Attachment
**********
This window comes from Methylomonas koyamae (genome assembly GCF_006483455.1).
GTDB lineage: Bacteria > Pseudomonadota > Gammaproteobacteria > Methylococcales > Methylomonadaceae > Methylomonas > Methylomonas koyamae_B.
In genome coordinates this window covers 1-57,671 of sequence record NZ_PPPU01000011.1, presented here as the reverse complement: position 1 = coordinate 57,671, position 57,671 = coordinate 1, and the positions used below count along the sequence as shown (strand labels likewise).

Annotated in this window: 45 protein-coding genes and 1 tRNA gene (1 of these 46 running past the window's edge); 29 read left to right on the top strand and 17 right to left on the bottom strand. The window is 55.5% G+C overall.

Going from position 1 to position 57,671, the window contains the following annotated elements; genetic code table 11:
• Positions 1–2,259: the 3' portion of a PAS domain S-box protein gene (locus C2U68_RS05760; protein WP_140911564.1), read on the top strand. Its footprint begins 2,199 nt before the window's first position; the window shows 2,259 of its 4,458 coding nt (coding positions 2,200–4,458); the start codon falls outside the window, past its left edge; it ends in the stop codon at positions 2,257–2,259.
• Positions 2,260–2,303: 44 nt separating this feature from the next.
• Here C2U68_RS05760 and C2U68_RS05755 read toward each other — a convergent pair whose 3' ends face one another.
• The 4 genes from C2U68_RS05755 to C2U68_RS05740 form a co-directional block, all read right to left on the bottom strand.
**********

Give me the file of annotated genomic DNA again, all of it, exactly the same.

This window comes from Methylomonas koyamae (genome assembly GCF_006483455.1).
GTDB lineage: Bacteria > Pseudomonadota > Gammaproteobacteria > Methylococcales > Methylomonadaceae > Methylomonas > Methylomonas koyamae_B.
In genome coordinates this window covers 1-57,671 of sequence record NZ_PPPU01000011.1, presented here as the reverse complement: position 1 = coordinate 57,671, position 57,671 = coordinate 1, and the positions used below count along the sequence as shown (strand labels likewise).

Annotated in this window: 45 protein-coding genes and 1 tRNA gene (1 of these 46 running past the window's edge); 29 read left to right on the top strand and 17 right to left on the bottom strand. The window is 55.5% G+C overall.

Going from position 1 to position 57,671, the window contains the following annotated elements; genetic code table 11:
• Positions 1–2,259: the 3' portion of a PAS domain S-box protein gene (locus C2U68_RS05760; protein WP_140911564.1), read on the top strand. Its footprint begins 2,199 nt before the window's first position; the window shows 2,259 of its 4,458 coding nt (coding positions 2,200–4,458); the start codon falls outside the window, past its left edge; it ends in the stop codon at positions 2,257–2,259.
• Positions 2,260–2,303: 44 nt separating this feature from the next.
• Here C2U68_RS05760 and C2U68_RS05755 read toward each other — a convergent pair whose 3' ends face one another.
• The 4 genes from C2U68_RS05755 to C2U68_RS05740 form a co-directional block, all read right to left on the bottom strand.